An old Italian proverb advises men looking to get married and settle down to find both oxen and wives in their own home villages. The idea is that life is easier when spouses come from the same sort of cultural background. Today, in our multicultural world, it’s becoming increasingly common for couples to come from different cultures. So, how does the ancient wisdom hold up?
It is true that bicultural relationships face additional challenges. All couples have their tricky moments when they just don’t see eye to eye, and when you bring two possibly very different cultures into the mix, it can make things even more complicated. Everything we do, say, and think, is influenced by the culture we grew up in. That means that our attitudes to a whole range of things, such as alcohol consumption, gender roles, work norms—and really almost anything you can think of—are influenced by our cultural background. Add children into the mix, and it all gets even more complicated, as different cultures can have distinctly different views on child-rearing and the best way to care for babies. Couples who are having difficulties in their relationship can find that things are made worse by coming from different cultural backgrounds, and that the advice they are getting from their respective families is often contradictory.
On the other hand, bicultural relationships also offer opportunities that monocultural relationships never can. You have the chance to learn all about a new culture from the inside. You will become more flexible, more open-minded, and more willing to critically examine your own assumptions about life. If you have children, with minimal effort you will be able to give them the precious gift of being citizens of the world from birth. They will grow up being able to easily navigate two different codes of behaviour and, quite likely, two or even more languages. This will give them social and linguistic skills that will be useful in their personal and professional lives and will enhance their emotional intelligence.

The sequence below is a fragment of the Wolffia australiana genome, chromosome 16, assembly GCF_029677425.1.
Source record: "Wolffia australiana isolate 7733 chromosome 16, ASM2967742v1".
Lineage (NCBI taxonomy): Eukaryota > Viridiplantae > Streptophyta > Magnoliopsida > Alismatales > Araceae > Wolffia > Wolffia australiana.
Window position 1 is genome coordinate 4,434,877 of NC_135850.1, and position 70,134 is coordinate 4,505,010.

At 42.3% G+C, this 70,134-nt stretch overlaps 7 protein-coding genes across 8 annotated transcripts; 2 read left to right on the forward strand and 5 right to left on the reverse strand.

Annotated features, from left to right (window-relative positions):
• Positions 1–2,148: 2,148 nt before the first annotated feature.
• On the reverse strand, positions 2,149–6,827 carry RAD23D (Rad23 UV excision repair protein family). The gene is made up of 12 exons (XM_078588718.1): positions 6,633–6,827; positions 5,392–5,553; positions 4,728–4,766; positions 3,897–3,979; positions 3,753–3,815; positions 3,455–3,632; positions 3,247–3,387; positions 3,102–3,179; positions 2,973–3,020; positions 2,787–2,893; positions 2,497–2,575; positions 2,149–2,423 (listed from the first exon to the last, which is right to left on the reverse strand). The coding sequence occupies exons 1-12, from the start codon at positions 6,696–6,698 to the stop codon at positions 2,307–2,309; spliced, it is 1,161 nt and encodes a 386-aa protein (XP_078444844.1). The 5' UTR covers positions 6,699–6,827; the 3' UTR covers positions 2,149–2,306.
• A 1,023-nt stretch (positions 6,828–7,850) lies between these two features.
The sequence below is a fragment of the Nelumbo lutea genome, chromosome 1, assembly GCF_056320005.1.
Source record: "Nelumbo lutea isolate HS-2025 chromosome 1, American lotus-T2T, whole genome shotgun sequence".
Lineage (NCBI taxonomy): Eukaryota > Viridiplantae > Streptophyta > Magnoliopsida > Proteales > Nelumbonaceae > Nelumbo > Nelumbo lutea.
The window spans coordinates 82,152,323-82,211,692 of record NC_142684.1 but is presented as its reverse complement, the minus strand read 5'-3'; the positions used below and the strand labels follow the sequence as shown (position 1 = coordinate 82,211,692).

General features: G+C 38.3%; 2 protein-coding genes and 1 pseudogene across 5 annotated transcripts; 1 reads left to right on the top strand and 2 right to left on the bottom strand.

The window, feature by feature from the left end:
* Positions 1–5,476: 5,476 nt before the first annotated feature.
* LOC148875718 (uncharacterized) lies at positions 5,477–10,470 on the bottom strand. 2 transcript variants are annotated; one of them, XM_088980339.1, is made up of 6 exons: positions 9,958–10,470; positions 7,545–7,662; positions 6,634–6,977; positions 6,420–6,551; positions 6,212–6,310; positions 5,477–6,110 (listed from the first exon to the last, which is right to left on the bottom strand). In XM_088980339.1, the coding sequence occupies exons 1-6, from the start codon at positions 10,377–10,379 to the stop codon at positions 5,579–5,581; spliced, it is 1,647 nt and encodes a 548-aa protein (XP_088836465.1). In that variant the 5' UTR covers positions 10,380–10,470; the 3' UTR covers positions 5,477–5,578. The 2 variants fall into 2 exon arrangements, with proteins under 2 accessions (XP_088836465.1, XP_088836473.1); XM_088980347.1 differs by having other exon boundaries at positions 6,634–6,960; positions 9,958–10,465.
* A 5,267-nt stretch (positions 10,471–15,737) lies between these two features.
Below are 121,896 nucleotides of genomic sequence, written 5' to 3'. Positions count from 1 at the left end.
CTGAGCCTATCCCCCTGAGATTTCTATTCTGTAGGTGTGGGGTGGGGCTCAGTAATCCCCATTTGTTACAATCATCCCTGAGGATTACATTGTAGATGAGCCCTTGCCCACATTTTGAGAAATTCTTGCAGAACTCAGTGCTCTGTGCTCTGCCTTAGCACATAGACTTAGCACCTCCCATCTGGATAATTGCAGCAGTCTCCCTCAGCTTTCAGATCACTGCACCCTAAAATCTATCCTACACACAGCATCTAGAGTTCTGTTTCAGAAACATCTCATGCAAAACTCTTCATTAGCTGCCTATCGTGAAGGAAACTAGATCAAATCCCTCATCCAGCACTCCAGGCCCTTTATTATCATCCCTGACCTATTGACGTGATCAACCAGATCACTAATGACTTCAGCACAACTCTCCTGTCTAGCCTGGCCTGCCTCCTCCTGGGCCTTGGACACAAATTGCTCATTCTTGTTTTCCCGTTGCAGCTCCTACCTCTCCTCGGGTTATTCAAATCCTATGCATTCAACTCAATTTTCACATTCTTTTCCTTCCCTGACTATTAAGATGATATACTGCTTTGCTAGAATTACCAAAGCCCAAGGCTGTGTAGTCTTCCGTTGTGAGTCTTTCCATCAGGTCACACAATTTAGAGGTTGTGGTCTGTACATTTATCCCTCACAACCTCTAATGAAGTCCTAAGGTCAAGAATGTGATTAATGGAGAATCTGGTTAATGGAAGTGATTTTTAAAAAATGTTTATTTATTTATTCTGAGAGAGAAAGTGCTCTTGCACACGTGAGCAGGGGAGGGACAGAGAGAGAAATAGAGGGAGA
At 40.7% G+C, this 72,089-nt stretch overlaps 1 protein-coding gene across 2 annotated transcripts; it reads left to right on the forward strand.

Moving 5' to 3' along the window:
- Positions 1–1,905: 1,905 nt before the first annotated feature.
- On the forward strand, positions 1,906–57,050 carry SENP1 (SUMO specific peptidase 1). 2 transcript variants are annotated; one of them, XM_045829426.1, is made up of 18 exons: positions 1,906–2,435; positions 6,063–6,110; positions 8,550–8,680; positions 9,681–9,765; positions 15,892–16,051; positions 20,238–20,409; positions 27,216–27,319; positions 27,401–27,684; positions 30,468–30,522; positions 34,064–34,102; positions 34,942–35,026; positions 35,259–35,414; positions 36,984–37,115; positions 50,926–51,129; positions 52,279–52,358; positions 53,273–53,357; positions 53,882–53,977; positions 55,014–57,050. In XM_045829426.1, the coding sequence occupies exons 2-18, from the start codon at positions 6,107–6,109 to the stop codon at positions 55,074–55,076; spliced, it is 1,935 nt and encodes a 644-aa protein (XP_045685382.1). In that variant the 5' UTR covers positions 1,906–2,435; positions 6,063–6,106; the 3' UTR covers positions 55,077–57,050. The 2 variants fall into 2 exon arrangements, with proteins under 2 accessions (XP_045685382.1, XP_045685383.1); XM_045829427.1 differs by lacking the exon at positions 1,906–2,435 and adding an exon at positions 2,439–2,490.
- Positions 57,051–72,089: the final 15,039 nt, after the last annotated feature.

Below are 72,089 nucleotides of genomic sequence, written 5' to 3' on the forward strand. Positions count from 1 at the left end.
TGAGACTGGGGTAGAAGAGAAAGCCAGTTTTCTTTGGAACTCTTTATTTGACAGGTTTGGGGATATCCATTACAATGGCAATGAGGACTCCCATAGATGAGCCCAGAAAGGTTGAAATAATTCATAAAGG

So how can bicultural couples ensure that their relationship will thrive, despite what might be significant cultural difference? It helps to ensure that your fundamental values are the same or similar, to have open and frank conversations about what you expect from one another, and to be prepared to compromise a lot more than you might expect to if you had just married the girl or boy next door. When you have a disagreement (as we all do at times) it’s worth taking a time out to assess how much of your mutual crossness might be influenced by the fact that you were raised in different cultures.
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